The job market for administrative professionals is expected to shrink over the next decade. That means you could be facing tough competition for executive assistant positions. Your best strategy to stand out is tailoring your resume for every job you apply for. A customized resume shows you’ve done your homework. It’s not just a generic application but a carefully crafted pitch.
For example, imagine an executive team was looking for an assistant specializing in complex international travel coordination. In that case, you would highlight your ability to orchestrate seamless travel logistics across multiple time zones. Prove your meticulous planning skills to make for stress-free, efficient travel experiences.
There are more than 200,000 actively employed executive assistants. So, how can you stand out as a top administrative professional in such a large pool? By demonstrating that you can lead. Operating as a leader doesn’t necessarily mean you’ve had experience managing people. Leadership is cultivated through proactive communication, team collaboration, personal improvement, and career development.
Show that you go beyond the bare minimum requirements of your job and prioritize improving the workplace. From streamlining office protocols to creating an inclusive environment, your ability to lead can be the difference between you and the next applicant.
The best resume format is the one that highlights your most compelling qualifications. If you’ve been an executive assistant for many years, a reverse chronological format will be the best choice. Your extensive administrative experience is the focus, demonstrating stability and a clear career progression.
For less experienced assistants or those transferring industries, the combination resume is often a better option. This format leads with your key skills instead, highlighting all of your relevant abilities. Any transferable skills you’ve gained from past work experiences outside of executive support are featured at the top of your resume.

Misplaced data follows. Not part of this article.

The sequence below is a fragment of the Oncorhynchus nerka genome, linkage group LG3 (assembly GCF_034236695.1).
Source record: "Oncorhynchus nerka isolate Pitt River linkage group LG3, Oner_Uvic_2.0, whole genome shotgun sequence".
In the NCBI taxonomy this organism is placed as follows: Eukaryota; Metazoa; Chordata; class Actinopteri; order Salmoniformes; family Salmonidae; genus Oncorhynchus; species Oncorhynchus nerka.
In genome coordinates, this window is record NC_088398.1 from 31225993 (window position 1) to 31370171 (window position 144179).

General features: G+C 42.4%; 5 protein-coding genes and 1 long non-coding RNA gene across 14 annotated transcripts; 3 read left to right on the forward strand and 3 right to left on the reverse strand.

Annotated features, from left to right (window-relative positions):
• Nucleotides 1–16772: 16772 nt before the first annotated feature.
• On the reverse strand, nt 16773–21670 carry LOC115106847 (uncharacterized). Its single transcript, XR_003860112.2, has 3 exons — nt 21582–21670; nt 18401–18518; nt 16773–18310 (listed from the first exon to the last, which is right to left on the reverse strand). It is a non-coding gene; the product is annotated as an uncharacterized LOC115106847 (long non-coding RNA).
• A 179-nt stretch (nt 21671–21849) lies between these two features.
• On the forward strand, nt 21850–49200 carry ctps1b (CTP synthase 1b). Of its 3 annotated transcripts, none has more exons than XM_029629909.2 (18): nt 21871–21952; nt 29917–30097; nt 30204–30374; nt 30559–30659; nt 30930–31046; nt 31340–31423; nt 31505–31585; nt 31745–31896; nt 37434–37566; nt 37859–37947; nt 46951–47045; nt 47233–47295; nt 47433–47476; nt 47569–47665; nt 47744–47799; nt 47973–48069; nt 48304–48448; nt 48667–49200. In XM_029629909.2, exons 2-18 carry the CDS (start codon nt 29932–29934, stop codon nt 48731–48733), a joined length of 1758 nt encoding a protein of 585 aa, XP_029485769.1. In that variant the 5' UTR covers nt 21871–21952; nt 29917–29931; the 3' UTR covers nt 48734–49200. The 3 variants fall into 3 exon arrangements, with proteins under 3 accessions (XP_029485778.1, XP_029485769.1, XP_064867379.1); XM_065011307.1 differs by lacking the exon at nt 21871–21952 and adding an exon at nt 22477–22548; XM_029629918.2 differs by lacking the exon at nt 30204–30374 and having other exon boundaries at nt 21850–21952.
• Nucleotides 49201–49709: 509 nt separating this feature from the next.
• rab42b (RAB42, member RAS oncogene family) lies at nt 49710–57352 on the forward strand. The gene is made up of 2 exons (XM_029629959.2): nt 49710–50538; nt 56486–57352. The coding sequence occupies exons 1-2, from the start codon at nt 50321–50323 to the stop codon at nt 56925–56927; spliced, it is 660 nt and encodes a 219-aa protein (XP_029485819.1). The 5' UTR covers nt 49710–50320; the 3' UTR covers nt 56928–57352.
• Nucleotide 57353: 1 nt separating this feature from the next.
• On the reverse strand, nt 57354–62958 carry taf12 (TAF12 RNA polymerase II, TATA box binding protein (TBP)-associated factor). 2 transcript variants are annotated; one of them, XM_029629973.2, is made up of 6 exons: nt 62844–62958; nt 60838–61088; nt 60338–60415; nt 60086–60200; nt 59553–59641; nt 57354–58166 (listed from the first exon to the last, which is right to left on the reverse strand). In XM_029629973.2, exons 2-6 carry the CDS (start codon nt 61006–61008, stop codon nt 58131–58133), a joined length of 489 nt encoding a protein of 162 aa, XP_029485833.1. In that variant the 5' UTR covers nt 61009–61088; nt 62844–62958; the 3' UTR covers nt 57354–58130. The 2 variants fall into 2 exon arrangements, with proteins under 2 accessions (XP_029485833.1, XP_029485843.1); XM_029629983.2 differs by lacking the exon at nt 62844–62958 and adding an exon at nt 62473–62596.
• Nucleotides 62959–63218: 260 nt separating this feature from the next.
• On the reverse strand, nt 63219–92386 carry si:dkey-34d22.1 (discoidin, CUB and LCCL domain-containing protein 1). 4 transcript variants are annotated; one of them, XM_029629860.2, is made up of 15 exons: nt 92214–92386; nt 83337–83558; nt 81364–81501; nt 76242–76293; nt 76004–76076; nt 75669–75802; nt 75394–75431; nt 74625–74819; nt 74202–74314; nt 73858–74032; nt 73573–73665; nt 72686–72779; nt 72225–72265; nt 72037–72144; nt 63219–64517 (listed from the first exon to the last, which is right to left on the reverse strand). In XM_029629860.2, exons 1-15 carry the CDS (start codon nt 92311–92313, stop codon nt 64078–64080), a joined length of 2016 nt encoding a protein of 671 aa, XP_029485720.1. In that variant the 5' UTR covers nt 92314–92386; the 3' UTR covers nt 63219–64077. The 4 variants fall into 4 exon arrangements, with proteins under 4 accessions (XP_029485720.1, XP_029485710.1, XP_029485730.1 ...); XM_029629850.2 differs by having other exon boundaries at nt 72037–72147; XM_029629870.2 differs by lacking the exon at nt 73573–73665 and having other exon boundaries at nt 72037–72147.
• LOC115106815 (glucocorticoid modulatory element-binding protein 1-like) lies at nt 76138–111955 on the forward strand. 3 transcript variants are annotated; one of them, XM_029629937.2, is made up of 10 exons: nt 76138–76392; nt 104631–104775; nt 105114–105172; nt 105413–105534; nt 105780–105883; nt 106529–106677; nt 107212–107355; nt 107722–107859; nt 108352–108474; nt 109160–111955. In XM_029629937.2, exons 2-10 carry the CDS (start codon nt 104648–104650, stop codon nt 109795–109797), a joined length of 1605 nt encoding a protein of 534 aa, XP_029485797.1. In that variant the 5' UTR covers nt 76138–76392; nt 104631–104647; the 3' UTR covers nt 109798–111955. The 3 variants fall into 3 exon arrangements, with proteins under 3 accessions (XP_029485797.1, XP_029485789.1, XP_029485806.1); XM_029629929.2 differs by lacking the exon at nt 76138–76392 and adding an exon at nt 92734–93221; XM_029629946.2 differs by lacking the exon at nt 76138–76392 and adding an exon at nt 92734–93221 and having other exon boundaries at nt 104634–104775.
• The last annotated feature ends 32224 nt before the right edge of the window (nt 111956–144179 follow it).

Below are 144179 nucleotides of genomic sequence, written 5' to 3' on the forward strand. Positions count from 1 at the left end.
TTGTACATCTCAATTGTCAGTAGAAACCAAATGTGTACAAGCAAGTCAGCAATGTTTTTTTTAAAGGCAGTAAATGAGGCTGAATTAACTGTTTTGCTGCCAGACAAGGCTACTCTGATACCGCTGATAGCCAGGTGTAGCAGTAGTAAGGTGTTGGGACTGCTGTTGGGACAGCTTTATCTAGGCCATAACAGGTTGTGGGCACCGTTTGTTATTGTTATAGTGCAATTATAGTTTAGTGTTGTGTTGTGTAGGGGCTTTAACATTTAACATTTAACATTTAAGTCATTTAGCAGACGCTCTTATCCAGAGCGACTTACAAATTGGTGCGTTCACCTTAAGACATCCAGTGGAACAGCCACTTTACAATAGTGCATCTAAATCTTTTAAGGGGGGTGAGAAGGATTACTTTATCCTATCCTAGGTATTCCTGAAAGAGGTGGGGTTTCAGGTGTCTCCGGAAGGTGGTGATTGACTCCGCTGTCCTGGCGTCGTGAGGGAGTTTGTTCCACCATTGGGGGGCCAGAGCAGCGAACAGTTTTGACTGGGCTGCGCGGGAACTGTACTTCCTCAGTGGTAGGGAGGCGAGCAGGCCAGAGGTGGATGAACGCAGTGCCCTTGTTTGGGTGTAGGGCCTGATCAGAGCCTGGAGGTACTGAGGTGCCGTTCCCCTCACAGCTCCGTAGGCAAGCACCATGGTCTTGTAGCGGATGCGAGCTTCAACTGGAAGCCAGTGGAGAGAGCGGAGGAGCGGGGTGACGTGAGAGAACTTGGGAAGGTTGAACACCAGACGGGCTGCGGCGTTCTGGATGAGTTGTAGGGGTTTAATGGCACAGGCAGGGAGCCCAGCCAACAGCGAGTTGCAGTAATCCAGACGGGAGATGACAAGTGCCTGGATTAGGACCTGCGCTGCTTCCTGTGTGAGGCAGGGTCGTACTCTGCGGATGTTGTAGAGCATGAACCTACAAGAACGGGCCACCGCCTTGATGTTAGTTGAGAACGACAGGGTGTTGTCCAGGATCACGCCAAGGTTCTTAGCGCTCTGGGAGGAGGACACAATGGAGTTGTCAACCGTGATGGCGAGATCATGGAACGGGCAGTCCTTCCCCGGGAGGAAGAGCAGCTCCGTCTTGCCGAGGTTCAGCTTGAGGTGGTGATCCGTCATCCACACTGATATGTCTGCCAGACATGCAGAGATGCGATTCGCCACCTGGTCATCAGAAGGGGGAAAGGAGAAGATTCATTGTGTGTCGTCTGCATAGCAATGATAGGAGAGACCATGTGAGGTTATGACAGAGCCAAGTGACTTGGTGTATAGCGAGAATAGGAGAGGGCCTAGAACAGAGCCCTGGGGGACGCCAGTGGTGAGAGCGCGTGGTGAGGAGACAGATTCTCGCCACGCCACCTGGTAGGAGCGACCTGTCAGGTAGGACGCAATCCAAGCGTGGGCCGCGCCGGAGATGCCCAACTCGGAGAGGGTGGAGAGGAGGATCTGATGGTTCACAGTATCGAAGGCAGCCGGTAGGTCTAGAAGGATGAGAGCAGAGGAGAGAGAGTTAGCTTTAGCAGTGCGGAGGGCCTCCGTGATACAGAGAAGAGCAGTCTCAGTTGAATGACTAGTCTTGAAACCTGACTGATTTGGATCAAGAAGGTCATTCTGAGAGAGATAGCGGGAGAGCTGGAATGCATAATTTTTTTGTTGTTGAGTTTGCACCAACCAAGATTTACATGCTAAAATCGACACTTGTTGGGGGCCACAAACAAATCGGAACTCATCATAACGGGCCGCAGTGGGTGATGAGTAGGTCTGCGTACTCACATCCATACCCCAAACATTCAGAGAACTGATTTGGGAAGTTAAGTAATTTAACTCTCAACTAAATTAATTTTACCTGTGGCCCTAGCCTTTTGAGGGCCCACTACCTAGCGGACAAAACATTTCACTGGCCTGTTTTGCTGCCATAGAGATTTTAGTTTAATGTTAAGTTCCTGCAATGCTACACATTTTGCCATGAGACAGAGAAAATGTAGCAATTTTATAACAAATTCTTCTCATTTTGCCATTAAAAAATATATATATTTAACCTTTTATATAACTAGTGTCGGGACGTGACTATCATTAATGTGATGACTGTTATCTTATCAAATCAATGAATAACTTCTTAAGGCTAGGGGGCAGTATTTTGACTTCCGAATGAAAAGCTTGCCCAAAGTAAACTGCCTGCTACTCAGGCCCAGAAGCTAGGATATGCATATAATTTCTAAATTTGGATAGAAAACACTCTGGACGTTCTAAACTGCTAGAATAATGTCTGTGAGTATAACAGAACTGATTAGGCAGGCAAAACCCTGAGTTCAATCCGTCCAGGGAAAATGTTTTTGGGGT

Starting at the entry level for any job can be a challenge, but there are ways you can present yourself even without direct experience. If you’re fresh out of school and haven’t held any jobs before, you can look at your education and extracurricular activities. Identify your transferable skills, such as communication, organization, time management, and attention to detail. How did you develop or use these skills during school, sports, or clubs?
Anyone with prior unrelated work experience can take a similar approach. Focus on transferable skills, emphasize your software proficiency, and anything close to administrative tasks. Even if these weren’t earned at the executive level, they’re still valuable and applicable.
Provide your relevant academic history and any certifications earned in your career. Include degree or diploma names, institution names, and dates of completion. If you’ve completed administrative coursework or earned a certification in something like Microsoft Office or Google Workspace, list those as well. These additions prove your competence and help you stand out from other applicants.
Associate of Arts (A.A.) Communication, September 2011 – June 2013
Guilford Technical Community College, Jamestown, NC